Changes in firing frequency of GABAergic pacemaker-like neurons are observed at an intensity of E-field that is about 20–30 times lower than the threshold of neuronal cell membrane excitation (E-field (rms) was about 8.7 V/m) (The Institute of Electrical and Electronics Engineers, 2002). However, the modulatory mechanism of the spike frequency in GABAergic pacemaker-like neurons by MF exposure is not well understood. One possible mechanism is the influence via the hyperpolarization-activated cyclic nucleotide-gated (HCN) channel, which is present in GABAergic pacemaker neurons, opening with hyperpolarization, and involved in the generation of theta oscillation (Wang, 2002). Previous findings have shown that inhibition of HCN channels reduces the excitability of repressible pacemaker neurons (Varga et al., 2008). According to our results, the frequency of autonomous activity gradually decreased after hPF-MF exposure. Based on this result, further investigation is needed on the HCN channel inhibition mechanism and its threshold value due to MF exposure.

Conclusion

We elucidated the modulatory effects of synchronized bursting activity and pacemaker-like autonomous activity in cultured neuronal networks using a hPF-MF exposure system combined with an in vitro multi-site recording method. Our results indicated that the synchronized activity was modulated by 400 mT (rms), 50 Hz, over 0.3 V/m exposure, and the suppression of pacemaker-like neuronal activity induced the potentiation of synchronized bursting activity. We expect these findings to be useful in the development of biological mechanisms for health risk assessment by MF exposure.

Author Contributions

AS performed most of the experiments and writing of the manuscript. MT performed the development of the experimental system. KM and YS performed the data analysis and technical suggestion of numerical dosimetry. YJ and SN supervised the experimental procedure and directed the research. All authors reviewed the manuscript and approved its submission.

Funding

This study was financially supported by a Grant-in-Aid for the Encouragement of Young Scientists (B) (No.16K16396) from the Japan Society for the Promotion of Science (JSPS).

Conflict of Interest Statement

The authors declare that the research was conducted in the absence of any commercial or financial relationships that could be construed as a potential conflict of interest.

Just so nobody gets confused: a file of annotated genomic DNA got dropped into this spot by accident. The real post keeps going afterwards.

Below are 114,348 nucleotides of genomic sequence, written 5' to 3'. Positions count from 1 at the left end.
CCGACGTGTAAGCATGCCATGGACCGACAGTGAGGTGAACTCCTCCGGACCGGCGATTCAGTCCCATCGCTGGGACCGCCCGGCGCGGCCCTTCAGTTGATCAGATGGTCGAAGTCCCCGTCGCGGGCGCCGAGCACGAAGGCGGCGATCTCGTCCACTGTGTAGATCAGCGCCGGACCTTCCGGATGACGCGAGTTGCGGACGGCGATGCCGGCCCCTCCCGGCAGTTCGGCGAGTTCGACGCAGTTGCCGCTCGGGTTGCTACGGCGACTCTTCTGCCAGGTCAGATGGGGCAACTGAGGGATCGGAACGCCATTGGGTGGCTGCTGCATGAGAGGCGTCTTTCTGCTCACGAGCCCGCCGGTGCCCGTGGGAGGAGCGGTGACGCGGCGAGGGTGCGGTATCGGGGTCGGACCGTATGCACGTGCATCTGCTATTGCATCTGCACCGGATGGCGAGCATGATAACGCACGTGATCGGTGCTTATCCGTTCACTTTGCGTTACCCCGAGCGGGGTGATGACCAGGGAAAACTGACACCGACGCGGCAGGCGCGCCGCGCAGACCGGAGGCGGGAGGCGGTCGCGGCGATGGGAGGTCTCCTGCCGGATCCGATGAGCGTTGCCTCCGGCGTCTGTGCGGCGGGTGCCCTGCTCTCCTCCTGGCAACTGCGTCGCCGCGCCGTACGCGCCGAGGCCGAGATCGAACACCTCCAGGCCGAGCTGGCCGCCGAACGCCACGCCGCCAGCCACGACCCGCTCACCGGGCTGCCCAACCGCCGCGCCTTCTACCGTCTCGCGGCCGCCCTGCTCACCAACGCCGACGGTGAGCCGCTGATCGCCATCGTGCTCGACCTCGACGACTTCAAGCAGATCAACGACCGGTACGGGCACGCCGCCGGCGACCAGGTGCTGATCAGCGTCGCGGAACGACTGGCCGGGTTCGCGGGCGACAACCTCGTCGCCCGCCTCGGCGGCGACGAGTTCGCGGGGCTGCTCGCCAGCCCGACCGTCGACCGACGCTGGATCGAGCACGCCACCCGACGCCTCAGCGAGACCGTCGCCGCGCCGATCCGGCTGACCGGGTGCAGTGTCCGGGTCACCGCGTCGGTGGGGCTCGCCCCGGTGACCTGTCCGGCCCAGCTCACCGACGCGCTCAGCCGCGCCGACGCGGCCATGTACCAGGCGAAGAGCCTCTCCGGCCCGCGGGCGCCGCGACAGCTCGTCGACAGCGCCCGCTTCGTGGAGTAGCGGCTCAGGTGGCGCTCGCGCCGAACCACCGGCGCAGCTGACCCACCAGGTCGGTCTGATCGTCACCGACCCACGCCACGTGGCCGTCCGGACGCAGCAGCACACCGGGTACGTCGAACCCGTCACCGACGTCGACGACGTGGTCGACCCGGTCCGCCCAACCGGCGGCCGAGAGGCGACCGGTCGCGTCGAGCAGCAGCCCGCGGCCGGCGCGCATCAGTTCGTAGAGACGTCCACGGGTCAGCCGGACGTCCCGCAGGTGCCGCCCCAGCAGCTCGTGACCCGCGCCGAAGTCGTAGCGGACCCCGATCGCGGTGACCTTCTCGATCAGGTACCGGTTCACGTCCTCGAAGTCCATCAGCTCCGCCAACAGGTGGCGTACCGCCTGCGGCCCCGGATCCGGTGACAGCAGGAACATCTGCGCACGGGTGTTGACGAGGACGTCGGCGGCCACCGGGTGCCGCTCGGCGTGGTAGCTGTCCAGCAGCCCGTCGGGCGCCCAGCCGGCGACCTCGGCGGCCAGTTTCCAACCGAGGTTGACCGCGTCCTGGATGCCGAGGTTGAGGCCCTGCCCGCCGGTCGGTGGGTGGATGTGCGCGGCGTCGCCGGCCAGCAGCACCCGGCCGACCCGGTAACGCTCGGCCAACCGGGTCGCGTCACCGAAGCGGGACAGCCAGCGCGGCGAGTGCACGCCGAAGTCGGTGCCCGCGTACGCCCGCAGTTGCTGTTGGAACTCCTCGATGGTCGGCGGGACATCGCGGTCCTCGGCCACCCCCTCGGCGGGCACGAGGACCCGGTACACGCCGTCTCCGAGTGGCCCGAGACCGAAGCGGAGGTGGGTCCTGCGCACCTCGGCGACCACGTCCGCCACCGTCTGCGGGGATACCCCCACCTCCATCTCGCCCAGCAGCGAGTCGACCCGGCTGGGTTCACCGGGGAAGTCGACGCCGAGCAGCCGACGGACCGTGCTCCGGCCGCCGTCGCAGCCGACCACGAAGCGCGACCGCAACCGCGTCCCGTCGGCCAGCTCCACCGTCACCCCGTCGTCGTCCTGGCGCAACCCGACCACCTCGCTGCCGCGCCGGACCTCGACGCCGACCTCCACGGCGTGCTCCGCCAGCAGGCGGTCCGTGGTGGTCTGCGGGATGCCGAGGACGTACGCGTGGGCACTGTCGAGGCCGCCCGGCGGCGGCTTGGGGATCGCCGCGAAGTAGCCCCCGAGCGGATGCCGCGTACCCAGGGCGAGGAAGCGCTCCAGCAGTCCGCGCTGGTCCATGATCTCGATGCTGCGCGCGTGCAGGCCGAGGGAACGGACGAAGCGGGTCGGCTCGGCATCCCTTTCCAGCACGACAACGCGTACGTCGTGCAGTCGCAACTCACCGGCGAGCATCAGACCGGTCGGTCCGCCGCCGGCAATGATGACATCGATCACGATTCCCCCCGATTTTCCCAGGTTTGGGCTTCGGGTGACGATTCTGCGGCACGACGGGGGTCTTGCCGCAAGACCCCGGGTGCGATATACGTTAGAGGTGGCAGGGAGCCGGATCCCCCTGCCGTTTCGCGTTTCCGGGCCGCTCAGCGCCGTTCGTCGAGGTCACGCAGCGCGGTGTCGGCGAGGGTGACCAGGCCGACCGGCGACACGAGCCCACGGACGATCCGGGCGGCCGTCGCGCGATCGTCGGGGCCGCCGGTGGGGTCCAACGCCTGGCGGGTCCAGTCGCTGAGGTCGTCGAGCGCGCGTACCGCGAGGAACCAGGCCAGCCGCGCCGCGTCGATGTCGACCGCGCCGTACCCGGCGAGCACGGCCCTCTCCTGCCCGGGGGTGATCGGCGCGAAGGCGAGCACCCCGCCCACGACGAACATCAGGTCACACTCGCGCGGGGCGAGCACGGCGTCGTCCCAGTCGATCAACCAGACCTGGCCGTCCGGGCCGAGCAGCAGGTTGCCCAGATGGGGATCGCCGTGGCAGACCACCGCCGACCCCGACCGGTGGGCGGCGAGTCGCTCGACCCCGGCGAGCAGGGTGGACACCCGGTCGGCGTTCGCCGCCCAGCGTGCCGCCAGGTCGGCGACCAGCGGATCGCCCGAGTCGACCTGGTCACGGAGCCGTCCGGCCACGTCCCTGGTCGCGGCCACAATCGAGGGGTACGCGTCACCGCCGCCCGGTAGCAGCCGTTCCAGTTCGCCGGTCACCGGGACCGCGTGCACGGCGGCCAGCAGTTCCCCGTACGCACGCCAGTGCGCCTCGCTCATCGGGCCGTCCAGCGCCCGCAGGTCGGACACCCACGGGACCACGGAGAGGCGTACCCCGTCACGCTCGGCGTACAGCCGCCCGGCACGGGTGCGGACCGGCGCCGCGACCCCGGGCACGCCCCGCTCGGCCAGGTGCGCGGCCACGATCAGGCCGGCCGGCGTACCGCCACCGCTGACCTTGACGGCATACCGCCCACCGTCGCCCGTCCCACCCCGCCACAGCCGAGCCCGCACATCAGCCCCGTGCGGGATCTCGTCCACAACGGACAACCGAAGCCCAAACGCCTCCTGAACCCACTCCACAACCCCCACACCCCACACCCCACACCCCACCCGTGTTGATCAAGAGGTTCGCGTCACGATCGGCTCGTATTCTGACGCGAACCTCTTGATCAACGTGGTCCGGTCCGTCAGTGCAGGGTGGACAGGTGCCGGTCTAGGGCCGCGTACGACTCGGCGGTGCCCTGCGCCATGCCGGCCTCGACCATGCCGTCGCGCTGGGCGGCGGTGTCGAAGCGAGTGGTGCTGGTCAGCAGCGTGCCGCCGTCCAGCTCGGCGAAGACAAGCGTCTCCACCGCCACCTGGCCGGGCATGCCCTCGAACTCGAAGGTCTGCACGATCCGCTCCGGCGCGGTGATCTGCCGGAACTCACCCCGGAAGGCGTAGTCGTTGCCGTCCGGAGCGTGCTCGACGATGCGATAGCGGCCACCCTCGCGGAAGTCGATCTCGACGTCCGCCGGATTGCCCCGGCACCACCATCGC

Acknowledgments

We would like to thank Keiji Wada at Tokyo Metropolitan University; Masateru Ikehata and Sachiko Yoshie at Railway Technical Research Institute (RTRI); Izumi Nishimura and Kenichi Yamazaki at Central Research Institute of Electric Power Industry (CRIEPI); Takashi Mitani, Tadashi Shinohara, Mie Amari, Chinami Ishiyama, and Takuya Takahashi at Civil Engineering Research and Environmental Studies (CERES) Incorporated for technical discussions and assistance.

We would also like to thank Editage for English language editing.

References

Adair, E. R., Adams, B. V., and Akel, G. M. (1984). Minimal changes in hypothalamic temperature accompany microwave-induced alteration of thermoregulatory behavior. Bioelectromagnetics 5, 13–30. doi: 10.1002/bem.2250050103

PubMed Abstract | CrossRef Full Text | Google Scholar

Azanza, M. J., Calvo, A. C., and del Moral, A. (2002). Evidence of synchronization of neuronal activity of molluscan brain ganglia induced by alternating 50 Hz applied magnetic field. Electromagn. Biol. Med. 21, 209–220. doi: 10.1081/JBC-120015992

CrossRef Full Text | Google Scholar

Azanza, M. J., del Moral, A., Calvo, A. C., Pérez-Bruzón, R. N., and Junquera, C. (2013). Synchronization dynamics induced on pairs of neurons under applied weak alternating magnetic fields. Comp. Biochem. Physiol. A Mol. Integr. Physiol. 166, 603–618. doi: 10.1016/j.cbpa.2013.08.012

PubMed Abstract | CrossRef Full Text | Google Scholar

Balassa, T., Varró, P., Elek, S., Drozdovszky, O., Szemerszky, R., Világi, I., et al. (2013). Changes in synaptic efficacy in rat brain slices following extremely low-frequency magnetic field exposure at embryonic and early postnatal age. Int. J. Dev. Neurosci. 31, 724–730. doi: 10.1016/j.ijdevneu.2013.08.004

PubMed Abstract | CrossRef Full Text | Google Scholar

Bawin, S. M., Sheppard, A. R., Mahoney, M. D., Abu-Assal, M., and Adey, W. R. (1986). Comparison between the effects of extra cellular direct and sinusoidal currents on the excitability in hippocampal slices. Brain Res. 362, 350–354. doi: 10.1016/0006-8993(86)90461-0

CrossRef Full Text | Google Scholar

Bawin, S. M., Sheppard, A. R., Mahoney, M. D., and Adey, W. R. (1984). Influences of sinusoidal electric fields on excitability in the rat hippocampal slice. Brain Res. 323, 227–237. doi: 10.1016/0006-8993(84)90293-2

PubMed Abstract | CrossRef Full Text | Google Scholar

Compte, A., Sanchez-Vives, M. V., McCormick, D. A., and Wang, X. J. (2003). Cellular and network mechanisms of slow oscillatory activity (<1 Hz) and wave propagations in a cortical network model. J. Neurophysiol. 89, 2707–2725 doi: 10.1152/jn.00845.2002

PubMed Abstract | CrossRef Full Text | Google Scholar